Riyadh leads a coalition of mostly Gulf Arab states that is waging an air campaign against Houthi rebels in Yemen since the beginning of the conflict in the spring of 2015.
Human rights groups and anti-war activists have been calling on the United States as well as the United Kingdom to stop selling weapons to Saudi Arabia because of the thousands of civilians being killed in the air campaign.
Alyemany noted that investigations on violations of international law in Yemen are being conducted by the country’s government as well as the Saudi-led coalition.
"The coalition itself recognized that they made a mistake in the funeral bombardment. If you accept that it’s your mistake that’s in international law that recognizing the mistake is part of the solution of that," Alyemany said.
On December 13, media reports emerged that the US government planned to halt some arms sales to Saudi Arabia because of concerns about a rising number of civilian casualties in Yemen.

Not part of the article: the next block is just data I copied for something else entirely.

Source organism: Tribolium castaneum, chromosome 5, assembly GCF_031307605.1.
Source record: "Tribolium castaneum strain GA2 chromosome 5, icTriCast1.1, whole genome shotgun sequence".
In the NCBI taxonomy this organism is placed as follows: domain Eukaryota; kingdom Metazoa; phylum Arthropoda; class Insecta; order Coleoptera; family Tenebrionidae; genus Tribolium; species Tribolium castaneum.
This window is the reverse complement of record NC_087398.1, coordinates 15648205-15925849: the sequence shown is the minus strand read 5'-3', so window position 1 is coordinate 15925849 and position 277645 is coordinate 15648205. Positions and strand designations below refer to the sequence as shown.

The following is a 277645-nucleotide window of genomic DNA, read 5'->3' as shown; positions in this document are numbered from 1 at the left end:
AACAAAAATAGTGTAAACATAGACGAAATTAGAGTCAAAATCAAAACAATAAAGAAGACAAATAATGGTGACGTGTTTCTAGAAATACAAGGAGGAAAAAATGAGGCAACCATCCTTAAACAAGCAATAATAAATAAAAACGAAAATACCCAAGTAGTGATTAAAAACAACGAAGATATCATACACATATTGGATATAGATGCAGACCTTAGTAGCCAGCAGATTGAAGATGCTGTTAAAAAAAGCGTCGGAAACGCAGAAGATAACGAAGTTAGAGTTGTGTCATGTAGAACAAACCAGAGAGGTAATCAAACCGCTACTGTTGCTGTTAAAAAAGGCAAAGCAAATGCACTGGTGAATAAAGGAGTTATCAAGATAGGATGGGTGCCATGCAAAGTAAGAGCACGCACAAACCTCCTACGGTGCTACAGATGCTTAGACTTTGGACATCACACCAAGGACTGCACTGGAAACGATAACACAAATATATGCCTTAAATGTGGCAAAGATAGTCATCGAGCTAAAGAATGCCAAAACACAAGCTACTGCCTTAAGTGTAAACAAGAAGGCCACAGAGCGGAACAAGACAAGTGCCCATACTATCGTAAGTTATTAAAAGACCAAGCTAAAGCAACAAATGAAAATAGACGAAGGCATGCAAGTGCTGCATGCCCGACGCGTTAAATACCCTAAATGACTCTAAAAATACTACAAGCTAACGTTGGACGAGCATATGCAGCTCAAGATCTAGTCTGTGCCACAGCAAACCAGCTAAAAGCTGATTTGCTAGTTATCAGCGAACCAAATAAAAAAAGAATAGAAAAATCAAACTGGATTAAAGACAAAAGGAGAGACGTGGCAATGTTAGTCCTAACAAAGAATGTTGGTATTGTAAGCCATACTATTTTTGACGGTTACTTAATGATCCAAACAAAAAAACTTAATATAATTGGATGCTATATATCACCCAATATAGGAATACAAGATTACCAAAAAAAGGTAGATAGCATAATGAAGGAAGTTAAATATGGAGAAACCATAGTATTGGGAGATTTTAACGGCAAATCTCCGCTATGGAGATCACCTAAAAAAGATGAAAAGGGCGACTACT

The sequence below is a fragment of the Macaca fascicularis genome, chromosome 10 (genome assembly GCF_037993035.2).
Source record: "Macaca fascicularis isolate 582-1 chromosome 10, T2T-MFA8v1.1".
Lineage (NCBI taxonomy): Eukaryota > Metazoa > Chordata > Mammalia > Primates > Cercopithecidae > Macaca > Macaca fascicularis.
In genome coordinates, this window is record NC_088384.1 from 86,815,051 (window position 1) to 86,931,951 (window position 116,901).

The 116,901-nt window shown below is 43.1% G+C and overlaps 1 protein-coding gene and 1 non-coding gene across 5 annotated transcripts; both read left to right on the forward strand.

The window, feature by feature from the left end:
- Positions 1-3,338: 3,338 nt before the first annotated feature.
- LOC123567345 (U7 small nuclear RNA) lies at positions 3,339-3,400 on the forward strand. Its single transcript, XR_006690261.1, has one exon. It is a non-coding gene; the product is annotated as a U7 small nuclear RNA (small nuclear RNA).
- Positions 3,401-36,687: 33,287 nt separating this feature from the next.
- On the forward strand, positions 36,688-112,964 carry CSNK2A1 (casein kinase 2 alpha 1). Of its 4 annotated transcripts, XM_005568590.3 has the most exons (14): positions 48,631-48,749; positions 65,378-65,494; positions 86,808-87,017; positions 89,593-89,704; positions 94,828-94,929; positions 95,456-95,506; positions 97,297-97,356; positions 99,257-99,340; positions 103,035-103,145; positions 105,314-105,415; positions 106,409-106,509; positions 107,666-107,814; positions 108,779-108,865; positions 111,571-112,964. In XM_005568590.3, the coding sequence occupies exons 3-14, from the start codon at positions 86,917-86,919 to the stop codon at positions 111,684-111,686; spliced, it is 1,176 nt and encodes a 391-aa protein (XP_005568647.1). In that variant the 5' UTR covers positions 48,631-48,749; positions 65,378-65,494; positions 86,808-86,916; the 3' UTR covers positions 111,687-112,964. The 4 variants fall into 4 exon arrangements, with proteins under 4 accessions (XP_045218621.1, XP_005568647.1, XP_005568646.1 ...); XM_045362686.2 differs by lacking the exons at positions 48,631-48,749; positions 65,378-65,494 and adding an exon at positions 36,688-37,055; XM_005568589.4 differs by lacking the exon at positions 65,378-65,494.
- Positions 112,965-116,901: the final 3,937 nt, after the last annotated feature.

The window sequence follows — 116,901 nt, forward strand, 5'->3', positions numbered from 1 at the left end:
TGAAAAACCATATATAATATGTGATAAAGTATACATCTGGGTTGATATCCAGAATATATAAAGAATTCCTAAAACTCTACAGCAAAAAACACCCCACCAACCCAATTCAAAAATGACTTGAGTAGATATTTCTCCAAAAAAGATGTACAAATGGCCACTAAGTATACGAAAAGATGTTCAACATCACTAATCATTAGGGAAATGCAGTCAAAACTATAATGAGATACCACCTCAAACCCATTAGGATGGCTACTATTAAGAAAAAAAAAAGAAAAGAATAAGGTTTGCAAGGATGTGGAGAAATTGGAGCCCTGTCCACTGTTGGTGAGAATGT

However, Saudi Arabian Foreign Minister Adel Jubeir later dismissed the reports.
Yemen has been engulfed in a military conflict between the government headed by Abd Rabbuh Mansur Hadi and Shiite Houthi rebels, who have been supported by army units loyal to former Yemeni President Ali Abdullah Saleh.
Since March 2015, a Saudi-led coalition including Arab countries has been carrying out airstrikes against Houthi positions at the request of Hadi.